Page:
Employee recognition FAQ
Below are recognition program guidelines. Read the overview to learn how to begin prioritizing recognition in your department and how to create a meaningful program.
The Revised Code of Washington chapter 41.60 outlines the rules on employee incentive programs, including that recognition awards should not exceed $200 per award per year. See more on recognition events, the rule of light refreshments, and food approvals on the food policy page.
Yes. They include the Distinguished Staff Award, the David B. Thorud Leadership Award, and the Service Recognition Program which is the only departmental recognition program that is centrally funded.
Define the specific behaviors or outcomes that will be recognized, the criteria for eligibility, and a selection process to name the recipient. When recognition is tied to specific behaviors or outcomes, it reduces the appearance of favoritism. Make your recognition specific and tailored to the individual.
As a state agency, we at UW have the authority to recognize employees, either individually or as a group under RCW 41.60.150. All costs associated with the event (refreshments, gift, space reservation, etc.) may not exceed $200. The available budget may vary from department to department.
It varies. One way is to estimate how many recognition events you anticipate per year, and what type and value you designate for the award. Some departments have awards that range from inexpensive items up to $75 for exceptional accomplishments. Remember that recognition can be meaningful without spending a lot of money [link to new Informal & Formal recognition page].
Can I purchase food and get reimbursed?Unless you have a discretionary budget, you must request pre-approval for the expenditure using the food form (UoW1798). With pre-approval, food may be provided for state employees for the purposes of recognition. You can be reimbursed for food purchases, as stated in the food policy (it must be for special business meetings, training, or recognition).
Grant budgets vary in expenditures they allow. Some grants may allow recognition expenses; others may not. See the Cost Allocation policy and contact your budget coordinator or the Grant and Contract Accounting office for more information.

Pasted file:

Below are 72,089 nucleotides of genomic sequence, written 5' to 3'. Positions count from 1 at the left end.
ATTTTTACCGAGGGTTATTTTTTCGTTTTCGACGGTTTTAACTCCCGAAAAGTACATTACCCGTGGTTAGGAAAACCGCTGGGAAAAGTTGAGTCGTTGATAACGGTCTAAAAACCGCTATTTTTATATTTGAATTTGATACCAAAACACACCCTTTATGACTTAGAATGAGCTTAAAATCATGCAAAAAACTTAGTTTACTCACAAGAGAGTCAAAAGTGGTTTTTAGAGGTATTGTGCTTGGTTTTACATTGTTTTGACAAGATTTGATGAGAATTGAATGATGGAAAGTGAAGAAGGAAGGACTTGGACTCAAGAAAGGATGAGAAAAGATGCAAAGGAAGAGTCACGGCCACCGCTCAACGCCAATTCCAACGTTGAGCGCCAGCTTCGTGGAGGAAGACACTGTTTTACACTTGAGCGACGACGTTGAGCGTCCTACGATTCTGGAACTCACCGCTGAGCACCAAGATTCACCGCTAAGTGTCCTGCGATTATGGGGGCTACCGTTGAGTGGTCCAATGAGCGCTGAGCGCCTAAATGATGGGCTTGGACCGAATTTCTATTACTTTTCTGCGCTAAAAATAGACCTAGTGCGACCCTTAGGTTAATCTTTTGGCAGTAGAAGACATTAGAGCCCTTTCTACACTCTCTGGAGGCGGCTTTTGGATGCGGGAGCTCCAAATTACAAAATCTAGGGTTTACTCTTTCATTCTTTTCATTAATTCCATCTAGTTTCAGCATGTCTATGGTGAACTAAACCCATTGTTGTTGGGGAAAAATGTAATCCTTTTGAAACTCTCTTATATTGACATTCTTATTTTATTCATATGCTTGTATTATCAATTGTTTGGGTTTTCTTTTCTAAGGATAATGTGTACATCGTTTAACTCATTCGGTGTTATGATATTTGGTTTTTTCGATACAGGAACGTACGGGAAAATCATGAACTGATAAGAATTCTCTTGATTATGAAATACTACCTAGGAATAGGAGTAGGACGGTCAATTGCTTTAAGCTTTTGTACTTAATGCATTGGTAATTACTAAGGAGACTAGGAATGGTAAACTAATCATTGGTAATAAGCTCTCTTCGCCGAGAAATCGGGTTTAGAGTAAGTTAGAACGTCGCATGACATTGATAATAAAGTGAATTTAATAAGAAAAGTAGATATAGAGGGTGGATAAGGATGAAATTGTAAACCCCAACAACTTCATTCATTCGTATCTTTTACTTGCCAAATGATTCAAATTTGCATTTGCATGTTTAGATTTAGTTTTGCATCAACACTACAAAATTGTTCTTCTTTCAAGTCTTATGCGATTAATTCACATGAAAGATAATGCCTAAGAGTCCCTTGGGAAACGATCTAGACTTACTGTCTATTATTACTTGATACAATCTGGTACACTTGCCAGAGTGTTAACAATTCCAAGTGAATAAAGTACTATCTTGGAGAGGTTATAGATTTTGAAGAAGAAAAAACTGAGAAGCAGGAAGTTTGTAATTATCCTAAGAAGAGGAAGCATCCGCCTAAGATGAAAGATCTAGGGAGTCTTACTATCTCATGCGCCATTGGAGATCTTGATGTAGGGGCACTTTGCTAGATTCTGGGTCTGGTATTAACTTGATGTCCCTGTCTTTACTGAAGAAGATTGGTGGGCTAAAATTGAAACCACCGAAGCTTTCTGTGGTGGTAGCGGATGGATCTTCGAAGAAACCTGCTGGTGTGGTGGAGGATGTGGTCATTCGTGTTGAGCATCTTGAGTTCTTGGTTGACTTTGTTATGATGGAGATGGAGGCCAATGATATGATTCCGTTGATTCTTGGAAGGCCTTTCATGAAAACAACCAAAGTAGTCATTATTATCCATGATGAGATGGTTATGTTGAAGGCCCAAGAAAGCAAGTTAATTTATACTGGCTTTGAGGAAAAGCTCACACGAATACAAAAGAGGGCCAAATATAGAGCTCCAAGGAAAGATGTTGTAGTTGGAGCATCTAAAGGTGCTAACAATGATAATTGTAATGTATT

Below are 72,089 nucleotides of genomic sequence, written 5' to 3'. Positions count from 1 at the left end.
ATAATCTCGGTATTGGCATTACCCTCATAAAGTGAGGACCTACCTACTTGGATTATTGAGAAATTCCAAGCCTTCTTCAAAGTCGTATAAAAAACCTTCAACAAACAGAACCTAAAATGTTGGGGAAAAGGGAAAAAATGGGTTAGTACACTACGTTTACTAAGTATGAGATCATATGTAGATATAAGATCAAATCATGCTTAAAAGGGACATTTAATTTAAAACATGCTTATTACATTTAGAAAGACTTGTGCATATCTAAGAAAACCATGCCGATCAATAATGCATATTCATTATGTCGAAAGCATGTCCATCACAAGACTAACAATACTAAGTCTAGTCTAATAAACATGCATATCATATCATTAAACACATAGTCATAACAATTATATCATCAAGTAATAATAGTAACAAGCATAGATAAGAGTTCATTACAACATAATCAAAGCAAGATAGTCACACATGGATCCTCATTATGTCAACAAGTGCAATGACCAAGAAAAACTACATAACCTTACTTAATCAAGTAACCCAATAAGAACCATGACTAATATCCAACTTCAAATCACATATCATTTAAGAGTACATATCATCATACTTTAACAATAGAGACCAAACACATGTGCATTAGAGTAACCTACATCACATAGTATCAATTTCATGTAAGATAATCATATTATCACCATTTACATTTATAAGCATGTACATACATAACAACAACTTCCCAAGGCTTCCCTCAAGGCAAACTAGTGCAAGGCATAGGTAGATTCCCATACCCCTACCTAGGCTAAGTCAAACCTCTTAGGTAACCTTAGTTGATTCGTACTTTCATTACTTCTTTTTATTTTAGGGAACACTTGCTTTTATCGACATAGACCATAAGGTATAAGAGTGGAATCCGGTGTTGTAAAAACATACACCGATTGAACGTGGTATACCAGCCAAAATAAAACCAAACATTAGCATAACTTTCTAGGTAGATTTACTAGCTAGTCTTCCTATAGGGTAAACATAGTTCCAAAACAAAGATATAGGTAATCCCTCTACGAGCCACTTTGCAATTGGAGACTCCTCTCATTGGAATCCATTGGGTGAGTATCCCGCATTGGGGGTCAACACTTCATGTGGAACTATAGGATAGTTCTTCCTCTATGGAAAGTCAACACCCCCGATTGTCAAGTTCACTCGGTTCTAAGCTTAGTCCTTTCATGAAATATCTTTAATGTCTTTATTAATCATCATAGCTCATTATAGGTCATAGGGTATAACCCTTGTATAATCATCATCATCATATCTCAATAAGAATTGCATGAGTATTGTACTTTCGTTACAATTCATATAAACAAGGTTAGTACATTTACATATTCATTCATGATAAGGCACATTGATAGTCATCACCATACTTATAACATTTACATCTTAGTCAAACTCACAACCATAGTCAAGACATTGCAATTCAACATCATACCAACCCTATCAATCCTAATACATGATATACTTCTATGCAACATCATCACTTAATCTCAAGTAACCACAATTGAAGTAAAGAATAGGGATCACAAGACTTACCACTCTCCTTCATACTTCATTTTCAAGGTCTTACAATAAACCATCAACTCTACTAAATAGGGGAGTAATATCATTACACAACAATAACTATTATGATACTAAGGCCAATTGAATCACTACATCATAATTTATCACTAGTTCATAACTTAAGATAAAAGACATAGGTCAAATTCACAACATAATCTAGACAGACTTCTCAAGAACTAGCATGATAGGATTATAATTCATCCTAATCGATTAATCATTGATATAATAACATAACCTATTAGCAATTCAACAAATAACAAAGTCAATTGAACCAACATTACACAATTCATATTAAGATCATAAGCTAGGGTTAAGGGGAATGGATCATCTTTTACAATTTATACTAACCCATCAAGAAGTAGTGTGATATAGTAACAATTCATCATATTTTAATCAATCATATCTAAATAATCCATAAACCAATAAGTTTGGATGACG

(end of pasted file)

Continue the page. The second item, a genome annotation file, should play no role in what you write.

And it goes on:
Any cash-converting gift certificate or cash award is considered pay and needs to be taxed accordingly. Send an email to firstname.lastname@example.org and include the award recipient’s name, UW Employee ID number, and gift certificate amount. You can also send questions on the department’s reporting responsibility for cash or cash-converting gift certificates to email@example.com. A best practice is that all recognition awards be recorded regardless of value.
Cash and cash-equivalent awards are taxable, regardless of the amount. Send your tax questions to firstname.lastname@example.org.
The University does not require or expect that you spend your own money for recognition activities, but yes, you may use your own funding for recognition activities. Personal spending should not be the only source of departmental-wide recognition activities, and remember it’s best to tie the recognition gift or reward to a specific behavior or a key goal in your department.
Retirement gifts are held to the same standard as recognition gifts. See RCW 41.60.150. Recognition funding can be used to pay for the event that recognizes the employee’s length of service and contributions to the department. Retirement gifts can be purchased with individual contributions from colleagues and peers.